Social mobility between the bottom ranks of society and the elite is now becoming as low as it ever has been from before the industrial revolution, and probably from most periods of history before that. The reason is that the new crop of extremely prosperous industrialists in the 1800s established private fee-paying schools so that their children — that is, boys — could learn the graces of the aristocracy as the upstarts joined with them in wealth and power and influence in every important sector of the economy.
In recent years, however, successive governments — of both left and right — have realised that specializations are growing and thus that intelligence and skill are premium qualities for the success of nation-states in future years. Besides freeing schools from state control, as Labour began seven years ago, the present Tory government is about to insist that all employers should know what school a job candidate went to before being interviewed.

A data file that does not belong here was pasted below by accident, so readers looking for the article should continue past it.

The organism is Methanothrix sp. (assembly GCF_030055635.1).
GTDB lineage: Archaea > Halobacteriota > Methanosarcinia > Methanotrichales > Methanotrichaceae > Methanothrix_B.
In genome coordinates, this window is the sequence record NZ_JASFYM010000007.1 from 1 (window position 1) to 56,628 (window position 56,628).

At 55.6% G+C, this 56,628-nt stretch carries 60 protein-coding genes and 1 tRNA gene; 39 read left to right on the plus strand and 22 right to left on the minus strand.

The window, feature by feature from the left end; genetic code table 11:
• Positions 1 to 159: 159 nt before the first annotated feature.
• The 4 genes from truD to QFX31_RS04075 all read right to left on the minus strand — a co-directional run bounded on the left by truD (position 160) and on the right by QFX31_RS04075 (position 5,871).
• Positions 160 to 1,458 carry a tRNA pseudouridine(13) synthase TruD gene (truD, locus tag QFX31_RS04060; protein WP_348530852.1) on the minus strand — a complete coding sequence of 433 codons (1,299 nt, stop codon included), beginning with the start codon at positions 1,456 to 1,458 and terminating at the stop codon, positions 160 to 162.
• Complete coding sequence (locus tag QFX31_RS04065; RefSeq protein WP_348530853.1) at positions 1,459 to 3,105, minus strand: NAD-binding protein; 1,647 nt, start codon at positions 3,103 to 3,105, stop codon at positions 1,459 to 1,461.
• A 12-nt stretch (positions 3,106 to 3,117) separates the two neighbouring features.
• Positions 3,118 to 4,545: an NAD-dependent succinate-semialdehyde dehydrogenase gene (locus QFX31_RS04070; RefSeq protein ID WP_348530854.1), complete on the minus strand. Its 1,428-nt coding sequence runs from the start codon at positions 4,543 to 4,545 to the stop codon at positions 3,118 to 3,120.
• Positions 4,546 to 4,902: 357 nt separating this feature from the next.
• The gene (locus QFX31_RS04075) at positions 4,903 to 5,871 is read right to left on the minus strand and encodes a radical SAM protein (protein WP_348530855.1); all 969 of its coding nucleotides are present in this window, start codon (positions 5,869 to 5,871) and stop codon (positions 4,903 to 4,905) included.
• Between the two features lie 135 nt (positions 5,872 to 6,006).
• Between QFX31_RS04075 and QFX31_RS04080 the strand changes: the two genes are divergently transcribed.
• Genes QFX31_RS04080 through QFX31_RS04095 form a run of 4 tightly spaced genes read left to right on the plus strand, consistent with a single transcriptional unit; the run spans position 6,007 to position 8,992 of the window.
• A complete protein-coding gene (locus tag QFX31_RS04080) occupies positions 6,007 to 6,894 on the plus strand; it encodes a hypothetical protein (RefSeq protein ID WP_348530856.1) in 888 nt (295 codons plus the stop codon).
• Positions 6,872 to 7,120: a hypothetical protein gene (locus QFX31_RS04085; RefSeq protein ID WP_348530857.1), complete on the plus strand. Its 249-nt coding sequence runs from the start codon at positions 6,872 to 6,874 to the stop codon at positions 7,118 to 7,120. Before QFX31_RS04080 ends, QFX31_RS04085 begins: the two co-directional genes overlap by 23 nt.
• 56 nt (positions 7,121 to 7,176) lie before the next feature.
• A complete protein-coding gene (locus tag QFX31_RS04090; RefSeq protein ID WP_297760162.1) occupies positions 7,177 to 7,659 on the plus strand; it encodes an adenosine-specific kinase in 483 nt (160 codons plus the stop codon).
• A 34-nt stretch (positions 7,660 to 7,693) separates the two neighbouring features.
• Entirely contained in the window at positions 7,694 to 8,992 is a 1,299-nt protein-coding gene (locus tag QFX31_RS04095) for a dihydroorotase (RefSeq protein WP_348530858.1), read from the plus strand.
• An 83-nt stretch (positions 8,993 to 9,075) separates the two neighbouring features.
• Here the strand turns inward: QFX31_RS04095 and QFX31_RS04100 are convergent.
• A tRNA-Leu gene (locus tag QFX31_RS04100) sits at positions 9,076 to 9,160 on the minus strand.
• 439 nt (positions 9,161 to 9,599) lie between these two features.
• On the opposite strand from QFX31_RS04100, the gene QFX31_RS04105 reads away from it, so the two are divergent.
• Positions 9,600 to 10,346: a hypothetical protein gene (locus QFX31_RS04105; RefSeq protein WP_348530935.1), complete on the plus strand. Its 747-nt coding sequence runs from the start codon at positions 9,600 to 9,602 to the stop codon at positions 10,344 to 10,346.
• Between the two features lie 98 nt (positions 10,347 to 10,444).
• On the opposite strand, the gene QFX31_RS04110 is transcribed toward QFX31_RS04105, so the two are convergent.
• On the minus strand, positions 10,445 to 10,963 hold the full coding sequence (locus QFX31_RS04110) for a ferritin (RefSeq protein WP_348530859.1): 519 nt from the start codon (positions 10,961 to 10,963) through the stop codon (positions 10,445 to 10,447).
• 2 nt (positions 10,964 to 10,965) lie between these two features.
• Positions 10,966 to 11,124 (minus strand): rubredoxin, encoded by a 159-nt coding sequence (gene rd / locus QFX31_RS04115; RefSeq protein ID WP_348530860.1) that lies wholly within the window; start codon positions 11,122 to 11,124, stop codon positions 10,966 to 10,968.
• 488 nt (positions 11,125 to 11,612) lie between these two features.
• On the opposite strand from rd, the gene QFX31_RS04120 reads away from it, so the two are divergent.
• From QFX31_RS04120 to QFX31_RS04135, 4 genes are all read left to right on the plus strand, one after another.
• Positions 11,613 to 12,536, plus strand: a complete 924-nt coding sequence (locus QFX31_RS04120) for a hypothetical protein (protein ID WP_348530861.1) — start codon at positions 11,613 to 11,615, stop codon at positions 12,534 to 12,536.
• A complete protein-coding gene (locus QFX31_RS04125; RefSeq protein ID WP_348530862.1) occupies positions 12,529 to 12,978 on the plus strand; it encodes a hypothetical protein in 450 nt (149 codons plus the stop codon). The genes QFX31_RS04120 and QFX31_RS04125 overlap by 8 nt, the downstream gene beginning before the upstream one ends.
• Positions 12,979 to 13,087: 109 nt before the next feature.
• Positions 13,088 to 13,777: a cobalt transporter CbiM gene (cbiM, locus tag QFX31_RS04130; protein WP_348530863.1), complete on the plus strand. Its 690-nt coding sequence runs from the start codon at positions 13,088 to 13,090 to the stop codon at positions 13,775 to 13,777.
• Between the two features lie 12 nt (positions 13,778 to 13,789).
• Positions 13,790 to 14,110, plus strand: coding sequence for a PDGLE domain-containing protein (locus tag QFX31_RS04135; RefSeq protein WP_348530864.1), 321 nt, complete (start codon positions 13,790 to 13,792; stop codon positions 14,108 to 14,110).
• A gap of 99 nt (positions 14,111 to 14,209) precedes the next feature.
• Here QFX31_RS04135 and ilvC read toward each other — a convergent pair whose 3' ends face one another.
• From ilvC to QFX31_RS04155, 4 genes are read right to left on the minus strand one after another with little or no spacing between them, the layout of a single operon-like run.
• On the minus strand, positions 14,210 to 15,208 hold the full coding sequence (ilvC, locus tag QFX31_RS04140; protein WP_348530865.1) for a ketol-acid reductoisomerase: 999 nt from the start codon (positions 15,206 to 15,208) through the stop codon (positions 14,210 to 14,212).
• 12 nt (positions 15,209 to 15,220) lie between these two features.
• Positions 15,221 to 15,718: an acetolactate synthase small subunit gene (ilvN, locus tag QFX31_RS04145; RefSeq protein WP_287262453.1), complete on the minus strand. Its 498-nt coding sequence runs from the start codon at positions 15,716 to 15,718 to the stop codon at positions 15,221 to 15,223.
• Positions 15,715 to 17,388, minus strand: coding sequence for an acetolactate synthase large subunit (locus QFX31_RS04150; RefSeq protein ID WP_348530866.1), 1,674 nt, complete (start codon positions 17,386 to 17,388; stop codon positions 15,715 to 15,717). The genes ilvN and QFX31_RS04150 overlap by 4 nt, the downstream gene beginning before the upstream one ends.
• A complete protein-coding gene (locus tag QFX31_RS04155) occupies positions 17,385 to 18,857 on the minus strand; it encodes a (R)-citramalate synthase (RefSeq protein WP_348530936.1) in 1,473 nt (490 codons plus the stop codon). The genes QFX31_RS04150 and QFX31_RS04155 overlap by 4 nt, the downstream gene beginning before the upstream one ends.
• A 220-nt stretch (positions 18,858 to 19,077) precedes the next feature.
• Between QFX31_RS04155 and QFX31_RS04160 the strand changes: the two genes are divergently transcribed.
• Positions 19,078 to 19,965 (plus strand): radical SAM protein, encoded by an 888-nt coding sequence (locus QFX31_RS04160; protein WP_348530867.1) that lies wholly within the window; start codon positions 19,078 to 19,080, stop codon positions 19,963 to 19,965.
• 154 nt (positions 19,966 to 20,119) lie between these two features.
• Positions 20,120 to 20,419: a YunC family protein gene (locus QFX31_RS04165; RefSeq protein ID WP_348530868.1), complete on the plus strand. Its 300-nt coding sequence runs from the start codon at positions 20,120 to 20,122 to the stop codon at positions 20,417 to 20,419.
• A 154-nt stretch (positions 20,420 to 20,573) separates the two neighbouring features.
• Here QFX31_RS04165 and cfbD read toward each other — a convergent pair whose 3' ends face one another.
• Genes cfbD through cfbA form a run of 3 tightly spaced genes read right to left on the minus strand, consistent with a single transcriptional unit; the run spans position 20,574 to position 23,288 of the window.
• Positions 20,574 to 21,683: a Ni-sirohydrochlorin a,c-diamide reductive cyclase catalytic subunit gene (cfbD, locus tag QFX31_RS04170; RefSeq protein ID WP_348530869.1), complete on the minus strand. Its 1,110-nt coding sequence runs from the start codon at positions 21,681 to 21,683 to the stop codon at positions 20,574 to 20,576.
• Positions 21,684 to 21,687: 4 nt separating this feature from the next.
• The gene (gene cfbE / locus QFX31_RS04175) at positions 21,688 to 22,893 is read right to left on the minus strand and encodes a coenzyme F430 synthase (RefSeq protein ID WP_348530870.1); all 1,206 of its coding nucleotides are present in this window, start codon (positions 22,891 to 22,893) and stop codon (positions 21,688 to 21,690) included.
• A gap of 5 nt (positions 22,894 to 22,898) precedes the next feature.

Some, such as Lord Waldegrave, head of the board of Eton college, have protested, saying it will prejudice employers against candidates from private schools. That’s extremely doubtful for a start — it’s likely to be the other way round if we’re talking of highly-paid jobs or prospects. But in any case, any interviewer worth his salt can decide within seconds from the regional accent of the candidate and the clothes he wears — even from the way he enters the interview room.
Subsequently encouraging the candidate to talk about whatever subject interests him the most will fairly soon establish his level of articulacy and thus a good guide to general intelligence and creativity — if that is really what the interviewer is looking for.